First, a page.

17 May 2022 15:30 - 17:00 Online event



  • Simone Abbiati(University of Cambridge)
  • Ryan Heuser (University of Cambridge)

About the event

Starting from Minkowski’s spatio-temporal representation, we will discuss the usefulness of visualising different interpretive steps involved in CLC to re-evaluate their importance and diversity. Regardless of the (literary) theory of reference, the talk investigates the possibility of finding shared conceptual steps that different DH communities around the world present when using digital tools on literary works.

The seminar Respondent and Chair will be Dr Annja Neumann (University of Cambridge).

About the speakers

Simone Abbiati is a second-year PhD student in Transcultural studies in the humanities at the University of Bergamo, with a ‘department of Excellence’ researcher grant for Digital Humanities. He graduated in Contemporary Italian Literature at the University of Milan, worked on the narratological category of spatiality in ‘The Experience of Pain’ by C.E. Gadda (BA) and in me. Calvino’s ‘Cosmicomics’ (MA). His work relates to the hermeneutic rethinking of DH methodologies regarding fictional space. He is particularly interested in combining text mining and digital cartography to reflect on politically debated spaces in literature.

He is currently working on the British-Irish border and the Basque Country. He aims to strengthen the social impact of literary analysis by identifying how literature mirrors different border conceptions and experiences, such as complex territorialisation processes and terrorism.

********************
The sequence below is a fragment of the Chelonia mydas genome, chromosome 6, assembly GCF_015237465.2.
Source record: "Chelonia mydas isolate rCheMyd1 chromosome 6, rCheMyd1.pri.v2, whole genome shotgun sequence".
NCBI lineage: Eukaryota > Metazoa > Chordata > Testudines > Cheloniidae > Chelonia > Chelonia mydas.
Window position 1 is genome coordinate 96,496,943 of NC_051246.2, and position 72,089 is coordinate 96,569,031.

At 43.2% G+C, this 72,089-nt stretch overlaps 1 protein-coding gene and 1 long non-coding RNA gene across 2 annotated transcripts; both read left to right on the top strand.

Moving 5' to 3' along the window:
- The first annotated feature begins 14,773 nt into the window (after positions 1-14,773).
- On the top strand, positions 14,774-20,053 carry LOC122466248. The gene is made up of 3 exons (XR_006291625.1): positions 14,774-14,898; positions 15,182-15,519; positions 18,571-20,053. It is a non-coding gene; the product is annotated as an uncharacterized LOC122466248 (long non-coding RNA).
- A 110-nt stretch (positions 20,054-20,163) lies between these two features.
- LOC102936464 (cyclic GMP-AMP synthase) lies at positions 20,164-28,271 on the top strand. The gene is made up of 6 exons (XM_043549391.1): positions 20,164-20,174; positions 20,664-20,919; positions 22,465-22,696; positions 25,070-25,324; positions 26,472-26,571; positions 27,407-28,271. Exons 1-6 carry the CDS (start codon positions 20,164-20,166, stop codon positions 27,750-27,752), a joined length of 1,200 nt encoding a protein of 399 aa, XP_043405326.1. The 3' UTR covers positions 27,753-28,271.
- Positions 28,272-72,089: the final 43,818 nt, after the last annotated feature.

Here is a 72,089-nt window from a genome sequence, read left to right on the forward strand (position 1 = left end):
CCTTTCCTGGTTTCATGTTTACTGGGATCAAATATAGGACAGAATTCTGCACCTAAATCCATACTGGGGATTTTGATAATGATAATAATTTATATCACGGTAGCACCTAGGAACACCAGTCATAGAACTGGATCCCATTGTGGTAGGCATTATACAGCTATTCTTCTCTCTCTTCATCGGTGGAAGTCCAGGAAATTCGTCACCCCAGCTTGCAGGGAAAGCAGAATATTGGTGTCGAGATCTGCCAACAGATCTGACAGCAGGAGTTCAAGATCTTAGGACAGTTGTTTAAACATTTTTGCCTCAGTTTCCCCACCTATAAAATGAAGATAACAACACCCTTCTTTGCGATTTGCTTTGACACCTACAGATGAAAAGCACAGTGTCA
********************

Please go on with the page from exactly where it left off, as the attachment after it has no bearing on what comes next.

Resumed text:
Ryan Heuser is a Junior Research Fellow at King’s College, Cambridge, where he studies English literature and the digital humanities. Ryan’s work brings computational methods of text analysis to the study of literature and its history. He works on changes in literary language across the modern period; historical semantics; computational poetics; literary geography; and the theory and methods of the digital humanities more broadly. Ryan recently received his PhD in English from Stanford University, where he was a founding member of the Stanford Literary Lab and its Associate Research Director from 2011 to 2015.


This event will be held virtually. All tickets will come with the opportunity to participate via question submission during the Q&A portion of the panel.

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Tel: +44 1223 766886
Email enquiries@crassh.cam.ac.uk